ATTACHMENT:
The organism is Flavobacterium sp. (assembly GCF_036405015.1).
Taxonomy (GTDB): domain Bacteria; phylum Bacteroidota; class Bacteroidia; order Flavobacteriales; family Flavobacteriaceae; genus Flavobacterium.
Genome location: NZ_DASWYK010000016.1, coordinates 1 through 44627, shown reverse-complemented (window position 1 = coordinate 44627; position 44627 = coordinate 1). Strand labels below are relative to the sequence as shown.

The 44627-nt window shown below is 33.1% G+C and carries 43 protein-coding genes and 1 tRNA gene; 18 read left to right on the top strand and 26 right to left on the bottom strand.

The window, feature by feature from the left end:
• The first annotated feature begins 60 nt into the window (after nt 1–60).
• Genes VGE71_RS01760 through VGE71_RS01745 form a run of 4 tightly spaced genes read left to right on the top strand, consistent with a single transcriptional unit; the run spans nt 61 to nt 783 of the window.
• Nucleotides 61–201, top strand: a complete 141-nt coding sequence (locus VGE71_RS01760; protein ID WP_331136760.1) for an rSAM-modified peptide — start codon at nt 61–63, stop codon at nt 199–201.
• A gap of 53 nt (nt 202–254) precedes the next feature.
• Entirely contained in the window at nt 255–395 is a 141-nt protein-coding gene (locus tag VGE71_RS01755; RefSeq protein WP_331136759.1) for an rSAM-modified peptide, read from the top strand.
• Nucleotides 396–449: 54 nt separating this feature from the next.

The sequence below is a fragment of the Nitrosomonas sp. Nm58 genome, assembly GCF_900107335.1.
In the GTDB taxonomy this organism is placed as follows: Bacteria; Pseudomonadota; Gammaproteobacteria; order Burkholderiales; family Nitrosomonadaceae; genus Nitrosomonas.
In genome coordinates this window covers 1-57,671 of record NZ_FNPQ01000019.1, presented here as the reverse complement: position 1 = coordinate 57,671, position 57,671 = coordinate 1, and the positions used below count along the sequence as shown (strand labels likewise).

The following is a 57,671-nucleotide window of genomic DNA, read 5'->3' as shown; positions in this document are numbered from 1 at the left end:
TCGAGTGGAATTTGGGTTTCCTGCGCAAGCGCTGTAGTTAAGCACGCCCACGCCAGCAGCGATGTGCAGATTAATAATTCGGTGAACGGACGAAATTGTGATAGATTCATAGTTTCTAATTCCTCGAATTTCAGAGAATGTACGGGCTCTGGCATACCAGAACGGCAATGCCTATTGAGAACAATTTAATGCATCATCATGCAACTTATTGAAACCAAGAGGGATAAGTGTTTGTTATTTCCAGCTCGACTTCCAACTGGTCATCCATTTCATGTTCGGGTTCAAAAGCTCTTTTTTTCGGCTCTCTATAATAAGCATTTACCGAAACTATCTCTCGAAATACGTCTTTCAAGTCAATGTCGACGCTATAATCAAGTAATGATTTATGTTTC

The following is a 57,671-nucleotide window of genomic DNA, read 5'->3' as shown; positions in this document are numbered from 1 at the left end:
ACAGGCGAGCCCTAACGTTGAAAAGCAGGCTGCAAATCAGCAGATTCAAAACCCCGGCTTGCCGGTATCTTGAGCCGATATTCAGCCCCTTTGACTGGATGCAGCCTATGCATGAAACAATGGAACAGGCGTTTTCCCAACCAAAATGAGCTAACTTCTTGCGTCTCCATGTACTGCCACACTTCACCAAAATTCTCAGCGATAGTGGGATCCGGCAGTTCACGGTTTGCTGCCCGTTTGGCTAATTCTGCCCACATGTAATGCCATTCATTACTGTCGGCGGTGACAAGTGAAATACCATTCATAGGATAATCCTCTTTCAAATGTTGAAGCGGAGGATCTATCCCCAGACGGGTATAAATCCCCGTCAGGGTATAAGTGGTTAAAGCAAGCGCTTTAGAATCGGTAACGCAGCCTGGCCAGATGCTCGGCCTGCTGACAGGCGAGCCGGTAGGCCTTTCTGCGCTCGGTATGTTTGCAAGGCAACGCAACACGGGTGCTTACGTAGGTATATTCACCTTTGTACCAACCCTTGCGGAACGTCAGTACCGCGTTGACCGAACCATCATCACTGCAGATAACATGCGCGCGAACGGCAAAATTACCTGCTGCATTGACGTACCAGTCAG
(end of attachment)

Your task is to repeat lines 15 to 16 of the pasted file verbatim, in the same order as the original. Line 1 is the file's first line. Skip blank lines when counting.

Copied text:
The following is a 57,671-nucleotide window of genomic DNA, read 5'->3' as shown; positions in this document are numbered from 1 at the left end:
TCGAGTGGAATTTGGGTTTCCTGCGCAAGCGCTGTAGTTAAGCACGCCCACGCCAGCAGCGATGTGCAGATTAATAATTCGGTGAACGGACGAAATTGTGATAGATTCATAGTTTCTAATTCCTCGAATTTCAGAGAATGTACGGGCTCTGGCATACCAGAACGGCAATGCCTATTGAGAACAATTTAATGCATCATCATGCAACTTATTGAAACCAAGAGGGATAAGTGTTTGTTATTTCCAGCTCGACTTCCAACTGGTCATCCATTTCATGTTCGGGTTCAAAAGCTCTTTTTTTCGGCTCTCTATAATAAGCATTTACCGAAACTATCTCTCGAAATACGTCTTTCAAGTCAATGTCGACGCTATAATCAAGTAATGATTTATGTTTC